Social hybrid organizations mix characteristics of non-profit and for-profit organizations, and are receiving increased attention from management scholars and practitioners.
A hybrid organization can be identified informally, based on an assessment of the organization’s practices, or it can be recognized more formally such as through third-party certification (e.g., B-Corps) or legal incorporation (e.g., Social Purpose Corporations, Benefit Corporations). Both certifications and legal forms are interesting in that they help to delineate a unique space for organizations that exhibit social hybrid characteristics.
Because corporations in the United States are enabled by state law, the passage of social hybrid legislation provides an interesting multijurisdictional setting in which to study the spread of hybrid legal forms. Our new article[authors’ copy free to download here], coauthored with Andrew Crane, was just published as part of a fascinating special issue at California Management Review focused on Hybrid Organizations. In “Benefit Corporation Legislation and the Emergence of a Social Hybrid Category”, we investigate the drivers of the passage of social hybrid (specifically benefit corporation) legal forms and the process by which these legal forms create space for social hybrid organizations more broadly. As described in the abstract:
Previous research highlights tensions that social hybrids face by spanning categories. This article explores the emergence of legislation to support a new category for social hybrids, focusing on Benefit Corporation legislation in the United States. It presents quantitative analysis of state-level factors that make a state suitable for a social hybrid category (attractiveness for for-profit business and nonprofits, existing social hybrid organizations, legislative intensity, and political leanings) followed by qualitative analysis of the arguments marshaled for the creation of the Benefit Corporation legal form. These findings raise important insights for research on social hybrids and suggest a range of practical implications.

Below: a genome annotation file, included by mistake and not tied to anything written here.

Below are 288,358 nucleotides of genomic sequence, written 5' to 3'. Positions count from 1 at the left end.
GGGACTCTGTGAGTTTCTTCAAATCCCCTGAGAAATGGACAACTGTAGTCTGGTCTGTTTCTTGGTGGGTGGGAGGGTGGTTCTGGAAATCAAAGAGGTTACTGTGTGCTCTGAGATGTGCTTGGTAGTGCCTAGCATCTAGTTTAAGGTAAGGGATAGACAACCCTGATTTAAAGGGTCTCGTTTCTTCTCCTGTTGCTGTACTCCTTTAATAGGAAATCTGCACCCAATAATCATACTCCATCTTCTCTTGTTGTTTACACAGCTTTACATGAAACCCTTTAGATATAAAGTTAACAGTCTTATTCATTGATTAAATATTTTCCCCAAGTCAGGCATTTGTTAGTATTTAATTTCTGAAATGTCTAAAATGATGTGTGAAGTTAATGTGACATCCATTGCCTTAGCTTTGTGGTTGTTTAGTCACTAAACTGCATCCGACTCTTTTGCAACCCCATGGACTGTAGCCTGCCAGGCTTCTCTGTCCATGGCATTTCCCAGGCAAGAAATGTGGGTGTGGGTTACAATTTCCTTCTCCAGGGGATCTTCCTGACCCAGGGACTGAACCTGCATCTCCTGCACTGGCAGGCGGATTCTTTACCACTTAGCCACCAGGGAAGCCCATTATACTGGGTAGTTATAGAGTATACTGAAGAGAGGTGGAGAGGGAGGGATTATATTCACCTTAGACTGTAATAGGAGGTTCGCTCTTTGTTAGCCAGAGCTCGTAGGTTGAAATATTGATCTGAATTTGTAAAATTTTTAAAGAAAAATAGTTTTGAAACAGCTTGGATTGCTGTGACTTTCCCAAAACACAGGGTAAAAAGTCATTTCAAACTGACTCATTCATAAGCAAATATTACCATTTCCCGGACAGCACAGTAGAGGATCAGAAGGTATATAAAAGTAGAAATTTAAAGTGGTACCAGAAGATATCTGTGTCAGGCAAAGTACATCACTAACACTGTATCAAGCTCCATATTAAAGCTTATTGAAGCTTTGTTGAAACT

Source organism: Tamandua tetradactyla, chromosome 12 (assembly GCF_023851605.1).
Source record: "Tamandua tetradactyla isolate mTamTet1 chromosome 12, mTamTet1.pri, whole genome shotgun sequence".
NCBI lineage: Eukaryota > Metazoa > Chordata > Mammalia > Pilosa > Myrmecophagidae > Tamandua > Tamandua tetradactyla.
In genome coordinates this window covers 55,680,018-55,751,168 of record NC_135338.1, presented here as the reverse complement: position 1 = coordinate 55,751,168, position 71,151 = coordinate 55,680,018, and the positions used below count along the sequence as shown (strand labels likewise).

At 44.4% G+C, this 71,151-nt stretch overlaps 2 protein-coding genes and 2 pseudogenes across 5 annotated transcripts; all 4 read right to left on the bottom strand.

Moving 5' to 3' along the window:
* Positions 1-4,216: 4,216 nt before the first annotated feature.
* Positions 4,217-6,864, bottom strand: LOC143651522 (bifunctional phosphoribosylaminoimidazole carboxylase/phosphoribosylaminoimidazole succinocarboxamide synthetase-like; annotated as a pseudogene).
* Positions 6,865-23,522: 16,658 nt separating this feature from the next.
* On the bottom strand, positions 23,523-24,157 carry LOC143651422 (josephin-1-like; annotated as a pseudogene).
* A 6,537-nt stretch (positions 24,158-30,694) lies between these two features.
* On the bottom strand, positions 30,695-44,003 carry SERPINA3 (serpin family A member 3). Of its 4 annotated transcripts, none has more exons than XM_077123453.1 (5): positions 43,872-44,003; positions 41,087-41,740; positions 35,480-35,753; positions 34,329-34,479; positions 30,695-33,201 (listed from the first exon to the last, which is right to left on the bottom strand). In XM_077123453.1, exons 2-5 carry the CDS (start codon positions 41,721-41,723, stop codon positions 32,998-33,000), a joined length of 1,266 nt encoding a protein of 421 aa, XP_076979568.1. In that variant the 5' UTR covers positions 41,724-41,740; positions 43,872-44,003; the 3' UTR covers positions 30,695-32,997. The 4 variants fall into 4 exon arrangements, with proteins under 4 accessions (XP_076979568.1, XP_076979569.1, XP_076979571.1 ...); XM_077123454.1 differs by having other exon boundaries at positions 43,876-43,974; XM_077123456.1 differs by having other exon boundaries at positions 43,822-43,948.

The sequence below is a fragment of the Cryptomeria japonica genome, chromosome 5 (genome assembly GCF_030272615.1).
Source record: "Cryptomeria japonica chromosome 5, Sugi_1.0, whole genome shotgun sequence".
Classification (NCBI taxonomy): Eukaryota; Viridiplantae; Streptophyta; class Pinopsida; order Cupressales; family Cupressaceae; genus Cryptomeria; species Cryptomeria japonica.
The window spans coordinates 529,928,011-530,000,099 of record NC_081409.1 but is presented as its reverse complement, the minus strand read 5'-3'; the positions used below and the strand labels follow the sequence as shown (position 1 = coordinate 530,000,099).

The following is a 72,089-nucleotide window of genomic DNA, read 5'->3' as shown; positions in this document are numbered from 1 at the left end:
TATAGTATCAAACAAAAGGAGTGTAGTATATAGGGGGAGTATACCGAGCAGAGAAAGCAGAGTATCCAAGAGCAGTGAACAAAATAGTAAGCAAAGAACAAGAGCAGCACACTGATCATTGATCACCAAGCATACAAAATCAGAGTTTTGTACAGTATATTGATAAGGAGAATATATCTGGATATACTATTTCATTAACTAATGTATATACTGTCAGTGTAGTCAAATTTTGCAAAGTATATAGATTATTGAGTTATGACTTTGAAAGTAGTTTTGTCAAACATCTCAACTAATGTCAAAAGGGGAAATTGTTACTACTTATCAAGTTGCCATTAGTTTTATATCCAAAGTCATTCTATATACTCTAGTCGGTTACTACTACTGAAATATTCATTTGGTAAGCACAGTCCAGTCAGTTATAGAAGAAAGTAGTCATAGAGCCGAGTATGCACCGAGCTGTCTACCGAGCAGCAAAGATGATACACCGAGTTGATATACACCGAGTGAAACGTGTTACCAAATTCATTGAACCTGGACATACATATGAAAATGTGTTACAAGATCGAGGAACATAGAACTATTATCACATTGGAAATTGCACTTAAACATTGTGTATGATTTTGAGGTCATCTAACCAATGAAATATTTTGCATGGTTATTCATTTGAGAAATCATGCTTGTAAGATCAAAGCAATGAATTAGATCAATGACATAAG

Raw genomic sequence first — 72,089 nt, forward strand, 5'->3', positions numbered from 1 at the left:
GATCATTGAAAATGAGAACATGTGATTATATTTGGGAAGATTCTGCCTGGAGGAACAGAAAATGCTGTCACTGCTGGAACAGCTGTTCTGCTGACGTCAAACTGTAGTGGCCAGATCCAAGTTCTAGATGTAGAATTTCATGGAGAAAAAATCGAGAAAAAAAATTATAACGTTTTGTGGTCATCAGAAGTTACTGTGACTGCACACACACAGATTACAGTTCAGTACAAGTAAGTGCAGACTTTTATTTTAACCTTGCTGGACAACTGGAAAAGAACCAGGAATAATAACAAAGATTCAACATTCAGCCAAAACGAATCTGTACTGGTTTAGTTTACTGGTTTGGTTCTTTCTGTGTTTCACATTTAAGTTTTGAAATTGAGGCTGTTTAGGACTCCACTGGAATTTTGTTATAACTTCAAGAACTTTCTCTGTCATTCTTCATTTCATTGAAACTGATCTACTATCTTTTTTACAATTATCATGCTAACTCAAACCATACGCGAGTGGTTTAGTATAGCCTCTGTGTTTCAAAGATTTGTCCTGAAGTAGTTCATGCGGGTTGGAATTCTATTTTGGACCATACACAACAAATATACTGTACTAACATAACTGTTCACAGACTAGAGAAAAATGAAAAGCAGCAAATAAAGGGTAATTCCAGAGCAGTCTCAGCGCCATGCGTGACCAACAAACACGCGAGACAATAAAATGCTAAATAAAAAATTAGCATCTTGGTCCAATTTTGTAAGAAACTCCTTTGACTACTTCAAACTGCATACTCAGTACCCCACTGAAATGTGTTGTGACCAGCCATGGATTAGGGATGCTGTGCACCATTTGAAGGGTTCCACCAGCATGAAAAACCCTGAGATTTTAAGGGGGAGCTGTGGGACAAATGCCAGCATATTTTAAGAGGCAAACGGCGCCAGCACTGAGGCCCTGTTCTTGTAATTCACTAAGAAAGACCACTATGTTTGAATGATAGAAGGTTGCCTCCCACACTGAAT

Our regression results show an increased likelihood of state adoption of the hybrid form is associated quite strongly with the degree of Democratic influence in the legislature. Quite simply, blue states are more likely to pass benefit corporation legislation than red ones. But our results also suggested that other factors play a significant role, including the strength of existing hybrid organizations and potential opposition from nonprofit organizations. So, states with more nonprofits are actually less likely to pass benefit corporation legislation (probably because of concerns that they will threaten their resources) while states with a lot of social mission companies already are, as expected, more likely to pass legislation.
We also report from interviews, public documents, and legislative transcripts to analyze the conversation surrounding the adoption of benefit corporation laws and identify the main themes (Legal, Impact, Identity, and Demand) as well as the tensions between opponents and proponents of the new hybrid legal form. These themes and tensions can be helpful in shaping future conversation about hybridity.
The public awareness and utilization of hybrid forms like benefit corporations is increasing, with some publicly-traded companies pursuing “hybrid” missions (e.g. Plum Organics, wholly owned by Campbell’s Soup) and several additional U.S. jurisdictions currently considering hybrid legislation. Our research study helps both to highlight enthusiasm and trepidation; there are some good reasons why some places are reluctant or slower to embrace legislation permitting hybrids and there are several challenges that have not yet been fully resolved. However, many are hopeful about the future of hybrid legal forms, and there is clearly a lot of momentum in the legal sphere. We encourage your comments, questions, and feedback!